Let me explain what we did since Friday. One of our parliamentarians Ramesh Paudyal and his team went to Ilam to support Dr Govinda KC, who has been on his 16th fast-unto-death demanding reform in health sector. Another parliamentarian Biraj Bhakta Shrestha made public his one year progress report of what he has done during this period as his responsibility of public accountability. Every parliamentarian should do this for transparency. A team is working on the issues of Medical Education Bill so that we can produce better doctors and health workers. On Monday, I, along with our friends, went to the Ministry of Law and asked Law Minister Bhanubhakta Dhakal about the preparations to allow millions of Nepalis working abroad to vote in coming elections. We also went to the prime minister’s office and home ministry and talked to the concerned authorities on the matter. This is how we take up issues and consistently follow them. I hope our friends in Bibeksheel Sajha will also follow suit. This may help us unite. Our work should bring us closer and together not the rhetoric.
Lastly, as a leader, how do you see Nepal’s development prospects and what is your perspective on that?
I see Nepal’s future very bright considering the fact that by 2030 our two neighbors—China and India—are going to be the biggest economies of the world. We should be clear about how to take advantage of that situation. At present, our whole economy is dependent. One out of three families is dependent on remittance. This shouldn’t last long. We believe entrepreneurship can be a solution.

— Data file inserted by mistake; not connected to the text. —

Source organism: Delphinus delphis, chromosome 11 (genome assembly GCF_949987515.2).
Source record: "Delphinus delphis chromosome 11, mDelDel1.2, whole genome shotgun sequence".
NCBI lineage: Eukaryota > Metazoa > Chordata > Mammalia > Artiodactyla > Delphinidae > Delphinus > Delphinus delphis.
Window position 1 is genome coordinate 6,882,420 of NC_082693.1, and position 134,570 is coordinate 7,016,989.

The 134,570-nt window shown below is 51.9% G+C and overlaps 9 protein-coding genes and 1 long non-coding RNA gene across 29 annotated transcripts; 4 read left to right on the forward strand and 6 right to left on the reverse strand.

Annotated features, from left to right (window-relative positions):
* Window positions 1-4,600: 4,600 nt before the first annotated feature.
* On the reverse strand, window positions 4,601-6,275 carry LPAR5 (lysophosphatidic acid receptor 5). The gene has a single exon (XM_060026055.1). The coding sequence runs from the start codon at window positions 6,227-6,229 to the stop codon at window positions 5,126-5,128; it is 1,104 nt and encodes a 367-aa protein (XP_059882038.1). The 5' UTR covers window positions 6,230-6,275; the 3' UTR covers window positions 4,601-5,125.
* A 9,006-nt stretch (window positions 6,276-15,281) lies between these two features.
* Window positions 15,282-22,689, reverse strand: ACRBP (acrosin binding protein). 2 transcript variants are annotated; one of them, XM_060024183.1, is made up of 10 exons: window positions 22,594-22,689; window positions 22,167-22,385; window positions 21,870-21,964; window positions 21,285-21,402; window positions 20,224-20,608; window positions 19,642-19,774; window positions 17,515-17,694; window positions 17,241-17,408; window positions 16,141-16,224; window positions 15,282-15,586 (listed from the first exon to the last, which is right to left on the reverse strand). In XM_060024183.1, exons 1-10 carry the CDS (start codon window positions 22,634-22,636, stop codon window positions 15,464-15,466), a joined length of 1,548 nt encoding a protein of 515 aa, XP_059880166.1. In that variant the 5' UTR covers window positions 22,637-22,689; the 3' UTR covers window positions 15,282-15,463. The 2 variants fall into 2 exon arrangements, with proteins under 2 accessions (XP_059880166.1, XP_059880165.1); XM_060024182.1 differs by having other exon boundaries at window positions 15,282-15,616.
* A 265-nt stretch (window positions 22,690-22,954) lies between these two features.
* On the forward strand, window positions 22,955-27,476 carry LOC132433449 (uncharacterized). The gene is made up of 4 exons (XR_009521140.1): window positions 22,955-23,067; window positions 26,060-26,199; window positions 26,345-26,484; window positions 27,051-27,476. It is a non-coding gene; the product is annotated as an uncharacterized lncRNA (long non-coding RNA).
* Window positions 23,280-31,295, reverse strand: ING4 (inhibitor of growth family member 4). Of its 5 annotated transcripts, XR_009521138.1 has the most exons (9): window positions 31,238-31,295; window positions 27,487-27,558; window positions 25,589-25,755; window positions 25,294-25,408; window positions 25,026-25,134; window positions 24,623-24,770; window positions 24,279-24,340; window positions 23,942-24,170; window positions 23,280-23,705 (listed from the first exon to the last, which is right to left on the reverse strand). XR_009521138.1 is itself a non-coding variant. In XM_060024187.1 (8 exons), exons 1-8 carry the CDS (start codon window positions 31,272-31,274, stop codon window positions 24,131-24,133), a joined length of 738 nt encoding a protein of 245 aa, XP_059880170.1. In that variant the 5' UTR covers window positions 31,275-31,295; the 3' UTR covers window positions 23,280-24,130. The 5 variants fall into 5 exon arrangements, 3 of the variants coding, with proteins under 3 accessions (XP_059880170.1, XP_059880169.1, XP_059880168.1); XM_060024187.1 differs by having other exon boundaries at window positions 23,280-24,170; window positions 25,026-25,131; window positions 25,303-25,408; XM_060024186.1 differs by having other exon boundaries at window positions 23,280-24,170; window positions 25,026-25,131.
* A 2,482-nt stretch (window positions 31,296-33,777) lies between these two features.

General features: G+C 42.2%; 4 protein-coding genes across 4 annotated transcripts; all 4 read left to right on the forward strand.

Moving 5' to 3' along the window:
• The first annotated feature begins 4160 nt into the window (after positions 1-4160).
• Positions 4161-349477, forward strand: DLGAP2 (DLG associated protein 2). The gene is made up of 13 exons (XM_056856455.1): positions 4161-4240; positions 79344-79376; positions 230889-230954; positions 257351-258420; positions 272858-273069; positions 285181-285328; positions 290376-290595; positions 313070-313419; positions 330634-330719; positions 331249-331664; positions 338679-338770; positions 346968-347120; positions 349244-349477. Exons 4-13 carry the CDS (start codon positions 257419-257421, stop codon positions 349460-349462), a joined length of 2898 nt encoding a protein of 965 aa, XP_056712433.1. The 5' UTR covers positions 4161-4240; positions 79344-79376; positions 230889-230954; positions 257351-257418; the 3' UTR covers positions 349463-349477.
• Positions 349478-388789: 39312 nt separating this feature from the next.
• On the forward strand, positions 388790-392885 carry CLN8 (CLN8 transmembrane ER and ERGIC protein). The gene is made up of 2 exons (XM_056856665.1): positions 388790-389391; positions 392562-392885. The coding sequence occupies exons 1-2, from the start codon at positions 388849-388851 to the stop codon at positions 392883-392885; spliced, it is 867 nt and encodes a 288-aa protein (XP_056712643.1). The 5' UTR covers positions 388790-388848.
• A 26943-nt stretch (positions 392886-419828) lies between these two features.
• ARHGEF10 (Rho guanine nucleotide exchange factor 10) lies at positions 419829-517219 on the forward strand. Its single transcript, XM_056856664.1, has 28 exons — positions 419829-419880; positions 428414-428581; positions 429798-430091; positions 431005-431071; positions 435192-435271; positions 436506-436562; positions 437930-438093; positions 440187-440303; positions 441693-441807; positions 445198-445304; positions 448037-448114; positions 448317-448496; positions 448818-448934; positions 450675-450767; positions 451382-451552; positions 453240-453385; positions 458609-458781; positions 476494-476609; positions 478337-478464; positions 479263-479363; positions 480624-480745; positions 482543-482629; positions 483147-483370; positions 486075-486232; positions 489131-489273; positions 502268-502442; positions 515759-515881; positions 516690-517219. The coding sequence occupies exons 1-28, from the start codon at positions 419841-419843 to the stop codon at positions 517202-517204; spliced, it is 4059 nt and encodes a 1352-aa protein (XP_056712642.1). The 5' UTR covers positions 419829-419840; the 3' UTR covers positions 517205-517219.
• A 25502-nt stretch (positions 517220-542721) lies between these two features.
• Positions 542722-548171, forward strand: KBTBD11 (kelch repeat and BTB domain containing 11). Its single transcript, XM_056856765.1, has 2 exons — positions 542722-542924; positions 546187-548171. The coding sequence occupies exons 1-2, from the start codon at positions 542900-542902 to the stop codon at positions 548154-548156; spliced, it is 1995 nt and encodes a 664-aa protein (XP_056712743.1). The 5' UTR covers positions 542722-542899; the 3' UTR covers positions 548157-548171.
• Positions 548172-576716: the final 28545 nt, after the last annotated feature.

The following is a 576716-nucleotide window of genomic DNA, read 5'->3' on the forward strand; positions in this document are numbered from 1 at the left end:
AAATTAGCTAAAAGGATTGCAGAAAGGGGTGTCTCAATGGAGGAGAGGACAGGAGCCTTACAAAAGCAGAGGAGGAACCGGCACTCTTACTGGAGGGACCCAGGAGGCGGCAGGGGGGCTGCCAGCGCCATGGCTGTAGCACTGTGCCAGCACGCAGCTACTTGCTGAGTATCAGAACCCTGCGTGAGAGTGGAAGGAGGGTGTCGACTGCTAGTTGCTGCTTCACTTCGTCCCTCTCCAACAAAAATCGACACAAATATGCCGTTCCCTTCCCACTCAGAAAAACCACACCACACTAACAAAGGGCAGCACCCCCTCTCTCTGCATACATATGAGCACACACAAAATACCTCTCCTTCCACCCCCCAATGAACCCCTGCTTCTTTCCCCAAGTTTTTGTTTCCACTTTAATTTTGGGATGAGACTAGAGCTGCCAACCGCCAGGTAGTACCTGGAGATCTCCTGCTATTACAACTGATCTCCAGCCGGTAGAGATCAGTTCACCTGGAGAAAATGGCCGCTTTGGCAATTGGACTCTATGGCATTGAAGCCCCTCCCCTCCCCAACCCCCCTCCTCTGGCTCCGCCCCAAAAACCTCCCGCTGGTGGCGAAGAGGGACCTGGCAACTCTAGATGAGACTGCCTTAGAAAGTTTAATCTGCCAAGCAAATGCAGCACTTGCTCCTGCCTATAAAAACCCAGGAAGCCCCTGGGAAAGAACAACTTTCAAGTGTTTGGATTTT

We want to establish a concept of servant-government because this kind of extractive politics and economy is never going to develop the country. One third of our population is young. That’s a big potential. In the meantime, a large number of youth Nepalis are learning skills and knowledge abroad. So, we just need to create an environment here so that we can cater to the biggest population. Not many people in Nepal realize that Indian states bordering with Nepal jointly have more population than the whole of North America. There is a huge customer base right next door to cater. We need leaders who are very smart and pragmatic enough to capitalize on our neighbors. At the same time, we also shouldn’t shy away from the global issues like climate change. Snow melting is taking place so fast in the Himalayas. Indian states bordering to Nepal and also Haryana and Punjab are the major agricultural belt of India. They provide food for most of Indian population. The source of water for this entire region is Himalaya. We should understand the importance and sensitivity of water and its source. It should be a major political issue in Nepal.
To understand such issues properly, our leadership should be more inclusive, collaborative and ready to listen to others. It’s not a group of handful of leaders who can develop this country overnight. It is thousands of competent youths and the well-informed citizenry who can save this country. It isn’t personality-based leadership but a citizenry-based leadership that we should build. By sticking to transparency, moral authority and adopting clean politics we want to set an example and inspire new generation for the value-based politics.